if case let .microseconds(μs) = DispatchTimeInterval.microseconds(from: interval) {
    μs // 1000000
}

This may be a bit verbose, but it's not too bad and I think it works regardless of how your variables are named.

Hope this helps! :)

1 Like

The use case is throttling dispatch queues, by allowing the user to pass in a DispatchTimeInterval. That's something I'm keen to keep as it lifts the burden from the user of doing the time maths. All this DispatchTimeInterval extension code is something I'd make use of inside my throttling code.

This is a clean way of creating a new instance that's converted from the original, but I want to provide a uniform way of converting with and without the side effect of the creation of a new instance.

Thanks for the detailed response. It's helped me understand DispatchTimeInterval more, as I've never actually used the type before and I think I've misunderstood why it exists. I think if they'd named .never as .forever (or .maximum) I would have perhaps grokked it more easily, because I was interpreting .never as .none and that's incorrect.

I've come to believe that DispatchTimeInterval is not the correct tool for the job for my particular use case, for a number of reasons. It looks like DispatchTimeInterval exists to facilitate a more declarative style of API than to actually represent a time interval that can be applied and manipulated in varying contexts. It reminds me very much of what the Swift Package Manager team are doing with their API (a declarative approach).

What am I trying to do? Well I was intending to use DispatchTimeInterval to describe an interval of time by which to throttle a queue. This can be useful for limiting the request rate made by clients to a backend service (my use case at least). In this context .never really does seem similar to .none, ie no throttling. Just for that reason alone it's enough to discard it as the correct solution. But as you say, Int's are going to lose precision and there is no need for that if they're declared as Double.

Most who replied seem quite keen on using static functions to provide the conversion of an instance from one time unit to another. I personally don't believe this sort of functionality should be static. I think it belongs as a method on the instance. This becomes obvious when you want to convert an instance to a new time unit but don't want to have the side effect of creating a new second instance. Apple do have guidelines on method names for these scenarios, so I will probably stick with them. I think that's the only way to provide a uniform experience for users who are used to Foundation functionality like sorting arrays where you have sort() and sorted() that perform the same functionality, just that one has a side effect of creating a new array and the other one doesn't.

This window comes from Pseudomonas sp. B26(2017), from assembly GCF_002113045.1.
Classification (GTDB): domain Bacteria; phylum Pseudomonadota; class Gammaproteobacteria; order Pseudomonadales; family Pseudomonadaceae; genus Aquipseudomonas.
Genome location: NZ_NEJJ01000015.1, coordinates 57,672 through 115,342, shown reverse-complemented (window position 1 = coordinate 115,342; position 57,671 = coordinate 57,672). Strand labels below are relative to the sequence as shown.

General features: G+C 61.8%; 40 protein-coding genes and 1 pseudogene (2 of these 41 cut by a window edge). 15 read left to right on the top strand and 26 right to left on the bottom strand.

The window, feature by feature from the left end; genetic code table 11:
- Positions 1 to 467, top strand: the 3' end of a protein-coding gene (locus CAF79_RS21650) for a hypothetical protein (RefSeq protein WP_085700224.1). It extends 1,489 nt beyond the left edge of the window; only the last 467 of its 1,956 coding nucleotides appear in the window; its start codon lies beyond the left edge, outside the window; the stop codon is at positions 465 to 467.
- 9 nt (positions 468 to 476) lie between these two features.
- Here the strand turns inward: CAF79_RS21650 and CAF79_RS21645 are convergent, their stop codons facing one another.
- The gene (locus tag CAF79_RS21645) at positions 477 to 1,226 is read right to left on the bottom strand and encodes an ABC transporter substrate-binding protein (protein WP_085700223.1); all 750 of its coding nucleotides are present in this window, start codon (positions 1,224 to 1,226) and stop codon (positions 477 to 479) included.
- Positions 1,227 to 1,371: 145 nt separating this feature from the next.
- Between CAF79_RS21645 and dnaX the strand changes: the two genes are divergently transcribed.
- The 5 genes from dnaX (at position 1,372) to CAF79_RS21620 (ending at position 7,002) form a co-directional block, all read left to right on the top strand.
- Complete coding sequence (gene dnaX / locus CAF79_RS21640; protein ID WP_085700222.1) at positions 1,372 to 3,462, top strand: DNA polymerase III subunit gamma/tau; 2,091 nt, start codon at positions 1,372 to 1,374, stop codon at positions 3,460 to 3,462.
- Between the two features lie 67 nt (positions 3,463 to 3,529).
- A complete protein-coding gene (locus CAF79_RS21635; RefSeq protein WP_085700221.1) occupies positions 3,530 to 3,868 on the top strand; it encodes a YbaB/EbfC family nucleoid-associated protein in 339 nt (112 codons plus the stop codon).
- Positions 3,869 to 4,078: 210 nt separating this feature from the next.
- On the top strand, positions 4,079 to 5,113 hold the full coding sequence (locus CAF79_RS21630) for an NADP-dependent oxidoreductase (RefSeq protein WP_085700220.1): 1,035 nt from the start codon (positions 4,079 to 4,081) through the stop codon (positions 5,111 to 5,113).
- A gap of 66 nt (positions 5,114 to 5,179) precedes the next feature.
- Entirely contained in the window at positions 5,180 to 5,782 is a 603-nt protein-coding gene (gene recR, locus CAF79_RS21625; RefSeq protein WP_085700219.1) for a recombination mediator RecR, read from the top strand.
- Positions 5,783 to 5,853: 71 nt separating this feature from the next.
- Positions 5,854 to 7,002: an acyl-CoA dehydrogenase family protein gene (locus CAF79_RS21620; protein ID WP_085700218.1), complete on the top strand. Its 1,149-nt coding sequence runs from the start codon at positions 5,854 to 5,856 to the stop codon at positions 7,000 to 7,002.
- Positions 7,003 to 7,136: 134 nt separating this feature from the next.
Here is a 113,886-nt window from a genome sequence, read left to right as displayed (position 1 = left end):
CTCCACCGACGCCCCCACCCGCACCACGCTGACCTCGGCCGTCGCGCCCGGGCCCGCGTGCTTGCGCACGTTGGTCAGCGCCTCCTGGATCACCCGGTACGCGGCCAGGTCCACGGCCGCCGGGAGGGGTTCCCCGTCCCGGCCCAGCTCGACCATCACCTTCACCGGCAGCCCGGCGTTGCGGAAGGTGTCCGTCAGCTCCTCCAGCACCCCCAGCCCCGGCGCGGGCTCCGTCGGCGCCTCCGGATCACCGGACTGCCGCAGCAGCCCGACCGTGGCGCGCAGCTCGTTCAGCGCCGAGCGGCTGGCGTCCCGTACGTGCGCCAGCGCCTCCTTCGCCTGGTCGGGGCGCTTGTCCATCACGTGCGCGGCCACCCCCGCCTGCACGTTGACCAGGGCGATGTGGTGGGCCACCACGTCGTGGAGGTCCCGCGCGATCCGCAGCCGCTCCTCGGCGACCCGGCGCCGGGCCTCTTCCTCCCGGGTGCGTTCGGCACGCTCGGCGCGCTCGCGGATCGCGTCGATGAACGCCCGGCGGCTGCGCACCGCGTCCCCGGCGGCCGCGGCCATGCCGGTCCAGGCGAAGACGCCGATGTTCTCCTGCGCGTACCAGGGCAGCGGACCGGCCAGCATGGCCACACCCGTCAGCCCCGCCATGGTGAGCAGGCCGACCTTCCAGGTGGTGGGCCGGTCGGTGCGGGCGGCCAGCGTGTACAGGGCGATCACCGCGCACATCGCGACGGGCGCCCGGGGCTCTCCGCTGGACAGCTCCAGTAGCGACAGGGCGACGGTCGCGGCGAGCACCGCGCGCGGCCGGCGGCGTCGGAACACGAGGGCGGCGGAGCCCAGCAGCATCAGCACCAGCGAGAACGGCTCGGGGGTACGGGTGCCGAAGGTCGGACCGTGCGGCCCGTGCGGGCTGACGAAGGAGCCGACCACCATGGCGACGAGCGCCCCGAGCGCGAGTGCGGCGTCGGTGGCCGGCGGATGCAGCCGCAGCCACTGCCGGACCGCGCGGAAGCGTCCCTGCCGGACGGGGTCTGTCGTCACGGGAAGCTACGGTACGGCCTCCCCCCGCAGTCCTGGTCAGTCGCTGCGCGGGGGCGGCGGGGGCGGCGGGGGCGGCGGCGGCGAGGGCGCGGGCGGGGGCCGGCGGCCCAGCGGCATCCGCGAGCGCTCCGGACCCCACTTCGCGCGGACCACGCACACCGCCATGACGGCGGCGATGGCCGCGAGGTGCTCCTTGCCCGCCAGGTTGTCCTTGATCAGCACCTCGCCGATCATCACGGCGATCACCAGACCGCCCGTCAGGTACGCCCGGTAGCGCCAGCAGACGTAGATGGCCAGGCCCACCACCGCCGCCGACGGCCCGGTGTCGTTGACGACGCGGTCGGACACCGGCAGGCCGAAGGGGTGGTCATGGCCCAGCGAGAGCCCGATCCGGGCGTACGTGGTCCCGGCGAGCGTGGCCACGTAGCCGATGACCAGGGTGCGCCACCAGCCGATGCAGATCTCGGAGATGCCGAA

I'm just a bit unsure whether to add a new constructor to Int or simply implement a intValue() method on the interval type, as I see it's so prevalent in the SDKs.

Thanks very much for your explanations and advice, it's helped me avoid a mistake by using DispatchTimeInterval for my needs. :smiley:

enums are already static (and stateless), so it's not possible to change the value of the instance.

Since you're working with Time I would recommend using TimeInterval. That way any extensions you add will be constrained to the Time use case and won't apply to Int/Float more generally.

Anyway your use case sounds interesting! Good luck! :slightly_smiling_face:

I realise enums are value types. I'm talking about reassigning to self in a mutating method which is completely doable...

enum TriStateSwitch {
    case off, low, high
    mutating func next() {
        switch self {
        case .off:
            self = .low
        case .low:
            self = .high
        case .high:
            self = .off
        }
    }
}
var ovenLight = TriStateSwitch.low
ovenLight.next()

I have enums that need more than one associated type. In most cases the enum is an Int but also needs to have a String or UIColor associated with each case. I've used names like toString() or toColor(), which end up being a switch statement on self. Also, router enums used with AlamoFire usually have path(), asURLRequest(), var method and a couple others.

So using the 'to or 'as' prefixes on the method names is common but it's probably better to use the simpler variable names when it makes sense.

The names with suffix 'Value' like stringValue, intValue come from NSNumber in Foundation, which is very old-timey.